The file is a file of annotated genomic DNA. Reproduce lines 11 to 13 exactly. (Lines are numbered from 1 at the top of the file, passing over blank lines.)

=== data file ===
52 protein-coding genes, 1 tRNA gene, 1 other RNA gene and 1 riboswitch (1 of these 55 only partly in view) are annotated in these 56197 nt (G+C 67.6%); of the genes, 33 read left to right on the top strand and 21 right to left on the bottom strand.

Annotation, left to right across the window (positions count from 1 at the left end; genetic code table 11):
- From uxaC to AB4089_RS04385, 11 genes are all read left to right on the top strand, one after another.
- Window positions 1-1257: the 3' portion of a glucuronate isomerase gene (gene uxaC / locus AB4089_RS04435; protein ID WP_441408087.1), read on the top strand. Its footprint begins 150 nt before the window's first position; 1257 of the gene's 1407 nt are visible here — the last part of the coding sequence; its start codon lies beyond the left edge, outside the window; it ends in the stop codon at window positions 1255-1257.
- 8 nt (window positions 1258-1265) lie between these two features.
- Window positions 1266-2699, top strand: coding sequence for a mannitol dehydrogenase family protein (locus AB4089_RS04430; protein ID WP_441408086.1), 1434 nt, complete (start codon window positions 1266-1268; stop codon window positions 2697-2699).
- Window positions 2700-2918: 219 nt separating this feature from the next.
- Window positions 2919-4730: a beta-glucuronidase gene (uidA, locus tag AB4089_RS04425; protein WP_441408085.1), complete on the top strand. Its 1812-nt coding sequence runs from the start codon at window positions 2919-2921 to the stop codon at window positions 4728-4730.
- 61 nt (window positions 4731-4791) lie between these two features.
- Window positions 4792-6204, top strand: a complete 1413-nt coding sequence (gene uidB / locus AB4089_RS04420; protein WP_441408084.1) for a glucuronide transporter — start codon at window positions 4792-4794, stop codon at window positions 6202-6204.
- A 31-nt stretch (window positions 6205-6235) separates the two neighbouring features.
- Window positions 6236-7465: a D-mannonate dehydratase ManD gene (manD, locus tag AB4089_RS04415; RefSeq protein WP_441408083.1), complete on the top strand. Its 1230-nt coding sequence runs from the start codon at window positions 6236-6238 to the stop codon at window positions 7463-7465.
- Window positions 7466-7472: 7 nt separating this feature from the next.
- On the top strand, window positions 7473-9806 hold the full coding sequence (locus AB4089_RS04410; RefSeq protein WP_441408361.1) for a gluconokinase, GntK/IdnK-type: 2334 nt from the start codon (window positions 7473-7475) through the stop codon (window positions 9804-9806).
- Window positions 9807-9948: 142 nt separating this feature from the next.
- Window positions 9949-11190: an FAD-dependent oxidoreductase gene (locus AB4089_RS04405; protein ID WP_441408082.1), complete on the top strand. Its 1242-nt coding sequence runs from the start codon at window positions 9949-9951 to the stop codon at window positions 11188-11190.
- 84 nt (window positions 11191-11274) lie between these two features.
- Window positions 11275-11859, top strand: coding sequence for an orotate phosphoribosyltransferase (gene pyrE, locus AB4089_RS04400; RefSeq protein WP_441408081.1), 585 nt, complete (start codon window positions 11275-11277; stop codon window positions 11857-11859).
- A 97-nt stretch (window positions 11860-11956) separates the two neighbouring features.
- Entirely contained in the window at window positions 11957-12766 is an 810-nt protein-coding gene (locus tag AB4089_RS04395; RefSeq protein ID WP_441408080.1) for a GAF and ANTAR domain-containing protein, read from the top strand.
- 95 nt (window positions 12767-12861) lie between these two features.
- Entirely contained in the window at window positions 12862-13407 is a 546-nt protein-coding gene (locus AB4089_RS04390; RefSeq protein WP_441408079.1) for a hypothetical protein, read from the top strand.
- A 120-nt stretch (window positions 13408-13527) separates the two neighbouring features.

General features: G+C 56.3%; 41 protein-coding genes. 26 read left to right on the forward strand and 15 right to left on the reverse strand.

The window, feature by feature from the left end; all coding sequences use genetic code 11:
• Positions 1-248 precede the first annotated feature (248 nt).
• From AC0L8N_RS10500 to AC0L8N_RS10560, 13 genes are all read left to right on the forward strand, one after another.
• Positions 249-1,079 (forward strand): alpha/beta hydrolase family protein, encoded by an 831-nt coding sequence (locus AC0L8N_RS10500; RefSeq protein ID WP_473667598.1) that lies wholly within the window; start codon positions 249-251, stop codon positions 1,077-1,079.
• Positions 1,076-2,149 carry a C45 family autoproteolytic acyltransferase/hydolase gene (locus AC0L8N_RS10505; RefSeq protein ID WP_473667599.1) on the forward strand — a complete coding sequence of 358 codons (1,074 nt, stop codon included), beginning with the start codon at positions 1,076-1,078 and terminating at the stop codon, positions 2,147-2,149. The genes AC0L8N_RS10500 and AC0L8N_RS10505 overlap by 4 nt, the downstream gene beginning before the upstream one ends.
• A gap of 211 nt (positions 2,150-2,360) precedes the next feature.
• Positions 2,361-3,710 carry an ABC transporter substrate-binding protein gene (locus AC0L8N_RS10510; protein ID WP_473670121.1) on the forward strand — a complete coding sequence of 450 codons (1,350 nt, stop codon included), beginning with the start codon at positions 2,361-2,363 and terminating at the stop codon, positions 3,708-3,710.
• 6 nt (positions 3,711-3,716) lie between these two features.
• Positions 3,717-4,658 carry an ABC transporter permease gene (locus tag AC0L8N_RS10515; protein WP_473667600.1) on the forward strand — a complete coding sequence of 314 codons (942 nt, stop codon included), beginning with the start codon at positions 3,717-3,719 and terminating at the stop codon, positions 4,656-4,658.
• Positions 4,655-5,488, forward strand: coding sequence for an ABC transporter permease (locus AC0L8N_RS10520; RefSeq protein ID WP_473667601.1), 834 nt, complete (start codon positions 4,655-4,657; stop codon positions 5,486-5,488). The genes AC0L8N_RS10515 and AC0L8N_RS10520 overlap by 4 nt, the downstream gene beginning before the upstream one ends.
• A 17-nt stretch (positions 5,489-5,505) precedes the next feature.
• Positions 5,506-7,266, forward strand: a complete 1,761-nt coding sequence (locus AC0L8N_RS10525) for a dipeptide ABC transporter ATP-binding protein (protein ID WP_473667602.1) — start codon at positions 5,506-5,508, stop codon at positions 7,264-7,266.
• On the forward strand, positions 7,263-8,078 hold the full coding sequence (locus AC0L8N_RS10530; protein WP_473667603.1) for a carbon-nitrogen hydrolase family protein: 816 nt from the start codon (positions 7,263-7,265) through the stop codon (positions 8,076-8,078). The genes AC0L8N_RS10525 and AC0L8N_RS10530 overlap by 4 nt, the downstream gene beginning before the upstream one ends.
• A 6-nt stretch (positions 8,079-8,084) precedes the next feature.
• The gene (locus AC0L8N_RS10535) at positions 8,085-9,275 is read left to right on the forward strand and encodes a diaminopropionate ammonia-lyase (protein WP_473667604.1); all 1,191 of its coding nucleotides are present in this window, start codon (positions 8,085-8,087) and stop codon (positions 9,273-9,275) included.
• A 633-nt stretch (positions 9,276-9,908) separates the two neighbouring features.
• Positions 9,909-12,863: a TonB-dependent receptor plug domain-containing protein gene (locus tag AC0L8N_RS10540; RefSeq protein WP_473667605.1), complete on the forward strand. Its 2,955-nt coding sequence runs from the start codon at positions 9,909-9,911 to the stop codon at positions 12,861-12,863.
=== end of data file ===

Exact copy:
- A 31-nt stretch (window positions 6205-6235) separates the two neighbouring features.
- Window positions 6236-7465: a D-mannonate dehydratase ManD gene (manD, locus tag AB4089_RS04415; RefSeq protein WP_441408083.1), complete on the top strand. Its 1230-nt coding sequence runs from the start codon at window positions 6236-6238 to the stop codon at window positions 7463-7465.
- Window positions 7466-7472: 7 nt separating this feature from the next.